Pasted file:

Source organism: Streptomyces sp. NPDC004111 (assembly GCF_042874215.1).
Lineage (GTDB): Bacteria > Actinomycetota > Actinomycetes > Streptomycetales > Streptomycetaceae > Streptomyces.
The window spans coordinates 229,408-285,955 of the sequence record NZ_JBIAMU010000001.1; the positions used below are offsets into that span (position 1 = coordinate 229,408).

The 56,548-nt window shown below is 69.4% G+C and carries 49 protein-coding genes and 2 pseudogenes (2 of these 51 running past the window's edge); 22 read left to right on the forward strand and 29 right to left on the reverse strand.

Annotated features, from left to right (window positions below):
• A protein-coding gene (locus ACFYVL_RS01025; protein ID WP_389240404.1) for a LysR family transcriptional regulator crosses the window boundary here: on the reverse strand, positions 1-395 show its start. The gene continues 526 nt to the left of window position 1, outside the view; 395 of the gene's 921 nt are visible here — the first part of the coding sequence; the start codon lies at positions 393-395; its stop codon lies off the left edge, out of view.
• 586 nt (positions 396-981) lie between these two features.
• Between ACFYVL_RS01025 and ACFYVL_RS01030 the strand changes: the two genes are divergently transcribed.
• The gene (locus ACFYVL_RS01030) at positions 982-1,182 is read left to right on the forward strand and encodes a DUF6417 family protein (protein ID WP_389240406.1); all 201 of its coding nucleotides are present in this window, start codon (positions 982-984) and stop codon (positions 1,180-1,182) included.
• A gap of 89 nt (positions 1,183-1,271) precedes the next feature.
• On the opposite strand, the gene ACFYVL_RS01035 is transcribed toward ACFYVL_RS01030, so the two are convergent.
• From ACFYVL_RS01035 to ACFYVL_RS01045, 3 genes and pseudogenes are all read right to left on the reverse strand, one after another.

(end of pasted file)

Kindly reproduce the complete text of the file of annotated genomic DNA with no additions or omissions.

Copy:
Source organism: Streptomyces sp. NPDC004111 (assembly GCF_042874215.1).
Lineage (GTDB): Bacteria > Actinomycetota > Actinomycetes > Streptomycetales > Streptomycetaceae > Streptomyces.
The window spans coordinates 229,408-285,955 of the sequence record NZ_JBIAMU010000001.1; the positions used below are offsets into that span (position 1 = coordinate 229,408).

The 56,548-nt window shown below is 69.4% G+C and carries 49 protein-coding genes and 2 pseudogenes (2 of these 51 running past the window's edge); 22 read left to right on the forward strand and 29 right to left on the reverse strand.

Annotated features, from left to right (window positions below):
• A protein-coding gene (locus ACFYVL_RS01025; protein ID WP_389240404.1) for a LysR family transcriptional regulator crosses the window boundary here: on the reverse strand, positions 1-395 show its start. The gene continues 526 nt to the left of window position 1, outside the view; 395 of the gene's 921 nt are visible here — the first part of the coding sequence; the start codon lies at positions 393-395; its stop codon lies off the left edge, out of view.
• 586 nt (positions 396-981) lie between these two features.
• Between ACFYVL_RS01025 and ACFYVL_RS01030 the strand changes: the two genes are divergently transcribed.
• The gene (locus ACFYVL_RS01030) at positions 982-1,182 is read left to right on the forward strand and encodes a DUF6417 family protein (protein ID WP_389240406.1); all 201 of its coding nucleotides are present in this window, start codon (positions 982-984) and stop codon (positions 1,180-1,182) included.
• A gap of 89 nt (positions 1,183-1,271) precedes the next feature.
• On the opposite strand, the gene ACFYVL_RS01035 is transcribed toward ACFYVL_RS01030, so the two are convergent.
• From ACFYVL_RS01035 to ACFYVL_RS01045, 3 genes and pseudogenes are all read right to left on the reverse strand, one after another.